Up-leveling conversations and breaking down problems
The last two years have been a whirlwind. We grew the Coursera team from the ground up to just over a hundred now, and it was a tremendous learning experience going from a small team to a much larger organization. As we continued to hire, each multiplier increase in growth brought up organizational challenges.
Engineering first organized itself into two teams when we were about twelve engineers, and then three teams, and finally a company wide reorganization into a matrix with both effective cross-functional teams and more specialized functional teams.
How did we decide on this particular organization structure? It came out of a few days of brainstorming and ideation — it clicked when we figured it out; but could there be a better way to do it? More generally, a startup has a hundred moving parts and decisions to make, how do we work through these problems?
Leading with why breaks down a problem or decision by continuously asking why. It forces us to up-level a conversation and discuss our objectives, principles, and values.
Leading with why is one of the tools that I learned along the way that has been incredibly useful that could provide the answer. Instead of tackling a question head on, take a step back and ask why. After getting the first answer, ask why again, and continuously do so. Each why helps to up-level the conversation and uncover what we really care about.
Asking why helps us break down problems. It forces us to up-level a conversation and discuss our objectives, principles, and values. When done right, it provides clarity into our problems and decisions.
Here is an example of leading with why in action. As our team grew, we ran into the question of “how should we organize ourselves”. To lead with why, we first ask:
“Why do we want to organize ourselves?“
Organizational structure will enable better communications. Communications becomes ineffective as we grow as it becomes harder for individuals to keep track of what other individuals on the same team are working on (communications scales quadratically in a flat structure).
“Why do we need effective communications?“
In a small startup with many moving pieces, it is important for the team to know what each other is doing.
“Why do we need the team to know what each other is doing?“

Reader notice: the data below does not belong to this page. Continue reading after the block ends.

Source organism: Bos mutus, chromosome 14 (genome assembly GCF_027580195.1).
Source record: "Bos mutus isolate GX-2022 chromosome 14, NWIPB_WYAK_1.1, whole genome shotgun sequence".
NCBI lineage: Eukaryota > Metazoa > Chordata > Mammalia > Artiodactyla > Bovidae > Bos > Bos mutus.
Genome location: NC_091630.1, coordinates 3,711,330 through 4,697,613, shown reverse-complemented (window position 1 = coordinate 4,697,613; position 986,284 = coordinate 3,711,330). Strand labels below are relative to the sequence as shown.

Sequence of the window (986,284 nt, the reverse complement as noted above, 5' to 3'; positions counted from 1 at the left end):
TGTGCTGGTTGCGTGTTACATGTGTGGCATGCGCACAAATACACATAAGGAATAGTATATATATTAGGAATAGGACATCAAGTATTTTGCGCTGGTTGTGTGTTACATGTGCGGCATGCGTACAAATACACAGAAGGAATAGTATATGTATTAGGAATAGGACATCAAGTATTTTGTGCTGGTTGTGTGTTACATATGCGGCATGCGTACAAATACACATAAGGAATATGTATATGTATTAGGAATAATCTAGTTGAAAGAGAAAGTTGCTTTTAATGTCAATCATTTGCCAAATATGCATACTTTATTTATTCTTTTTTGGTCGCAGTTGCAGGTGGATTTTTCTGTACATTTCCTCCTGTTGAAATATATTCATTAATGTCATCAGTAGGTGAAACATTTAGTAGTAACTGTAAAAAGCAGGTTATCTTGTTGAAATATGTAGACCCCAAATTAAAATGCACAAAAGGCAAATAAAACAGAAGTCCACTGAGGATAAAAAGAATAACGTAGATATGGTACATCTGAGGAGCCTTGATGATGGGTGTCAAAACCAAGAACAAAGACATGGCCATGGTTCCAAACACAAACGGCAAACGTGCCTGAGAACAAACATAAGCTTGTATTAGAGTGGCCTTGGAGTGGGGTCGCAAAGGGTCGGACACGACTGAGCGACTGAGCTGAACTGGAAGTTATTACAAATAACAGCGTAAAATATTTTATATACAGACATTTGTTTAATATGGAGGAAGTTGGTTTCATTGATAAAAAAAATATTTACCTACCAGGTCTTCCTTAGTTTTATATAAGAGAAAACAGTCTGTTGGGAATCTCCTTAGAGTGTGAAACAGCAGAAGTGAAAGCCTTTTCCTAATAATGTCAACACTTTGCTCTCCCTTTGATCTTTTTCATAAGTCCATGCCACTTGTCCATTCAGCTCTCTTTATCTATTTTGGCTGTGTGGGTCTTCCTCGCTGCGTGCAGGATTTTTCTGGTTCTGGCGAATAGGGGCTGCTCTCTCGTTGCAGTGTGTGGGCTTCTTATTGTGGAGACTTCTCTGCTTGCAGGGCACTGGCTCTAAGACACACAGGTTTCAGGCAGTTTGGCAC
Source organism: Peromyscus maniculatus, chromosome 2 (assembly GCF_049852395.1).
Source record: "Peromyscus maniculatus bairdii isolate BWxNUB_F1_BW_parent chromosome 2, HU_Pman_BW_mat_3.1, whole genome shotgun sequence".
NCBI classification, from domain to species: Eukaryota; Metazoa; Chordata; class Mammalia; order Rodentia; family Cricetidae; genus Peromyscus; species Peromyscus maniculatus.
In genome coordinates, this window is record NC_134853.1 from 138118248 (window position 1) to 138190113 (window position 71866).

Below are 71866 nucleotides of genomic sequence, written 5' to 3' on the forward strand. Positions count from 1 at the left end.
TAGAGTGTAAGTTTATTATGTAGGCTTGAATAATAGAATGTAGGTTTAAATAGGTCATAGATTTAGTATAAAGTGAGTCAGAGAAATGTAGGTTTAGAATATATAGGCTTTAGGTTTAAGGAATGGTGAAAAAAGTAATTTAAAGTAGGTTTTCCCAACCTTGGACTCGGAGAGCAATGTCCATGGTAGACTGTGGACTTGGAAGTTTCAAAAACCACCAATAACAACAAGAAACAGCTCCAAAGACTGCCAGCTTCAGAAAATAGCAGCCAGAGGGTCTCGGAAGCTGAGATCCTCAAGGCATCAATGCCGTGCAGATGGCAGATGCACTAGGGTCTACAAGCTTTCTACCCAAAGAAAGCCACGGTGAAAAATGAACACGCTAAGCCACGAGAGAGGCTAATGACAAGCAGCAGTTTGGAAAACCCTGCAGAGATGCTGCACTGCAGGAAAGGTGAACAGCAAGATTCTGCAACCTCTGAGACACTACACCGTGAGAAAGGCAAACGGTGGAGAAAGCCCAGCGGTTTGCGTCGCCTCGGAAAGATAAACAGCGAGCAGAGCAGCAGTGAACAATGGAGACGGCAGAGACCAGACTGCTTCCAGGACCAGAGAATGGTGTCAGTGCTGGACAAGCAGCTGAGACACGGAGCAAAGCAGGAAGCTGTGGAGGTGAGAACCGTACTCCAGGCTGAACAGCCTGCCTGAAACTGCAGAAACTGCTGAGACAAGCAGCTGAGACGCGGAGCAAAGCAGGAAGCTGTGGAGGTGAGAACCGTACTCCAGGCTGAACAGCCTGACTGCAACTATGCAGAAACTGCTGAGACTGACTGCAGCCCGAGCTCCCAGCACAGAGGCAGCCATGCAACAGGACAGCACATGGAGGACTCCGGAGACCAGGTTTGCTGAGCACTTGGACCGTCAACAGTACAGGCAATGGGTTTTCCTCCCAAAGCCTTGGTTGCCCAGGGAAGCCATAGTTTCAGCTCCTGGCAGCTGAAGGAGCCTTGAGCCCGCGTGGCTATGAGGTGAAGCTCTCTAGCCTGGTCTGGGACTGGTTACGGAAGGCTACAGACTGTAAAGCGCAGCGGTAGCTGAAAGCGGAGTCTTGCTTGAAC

There might be overlaps or dependencies in the work; it is important to understand each other so that there are shared expectations on when dependencies are completed or where work could be synergistic.
“Why are there overlaps or dependencies?“
As an organization, we undertake projects with big goals. These projects will need to be split up into smaller manageable components that could depend on each other or share common infrastructure.
“Why do we have big goals?“
We value thinking big.
After up-leveling the original question, we can now work backwards to figure out what is really important:
We value thinking big, and have big goals as an organization. We need to break down our big goals into smaller goals that are more manageable and could be owned by separate teams. The separate teams need to be aware about cross-team dependencies and synergies. Individuals that have high degree of communications should be on the same team. In gist, we want to keep teams loosely coupled, but highly aligned.
Leading with why allows you to move up and down the causal chain. This often gets us to ask questions that probe at our principles and values. When we have clarity in our principles and values, we will be more confident and consistent in our decisions.
When we have clarity in our principles and values, we will be more confident and consistent in our decisions.
This method applies broadly. We recently had discussions around our how we think about expenses, and whether we need a policy or process around it. Leading with why, we converged on valuing trust and responsibility of every teammate, and that resulted in a “spend as if it’s your own” principle.
In practice, we often face questions such as “why are we doing ___”, “should we pursue an opportunity ___?”, “how should we do ___?”. These questions usually lead into discussions about the pros and cons of specific options — while that is useful, it is easy to get miss the forest for the trees.
Leading with why pushes us to go beyond what is right in front of us and gets us to question what is really important. It helps to up-level our conversations to enable us to understand the principles and objectives that help drive decisions.
By having clarity in our decisions, we can work backwards from the causal chain to create compelling stories that effectively motivates change.
Note: Similar ideas found in Start with why (Simon Sinek) and 5 whys (Toyota, Six Sigma).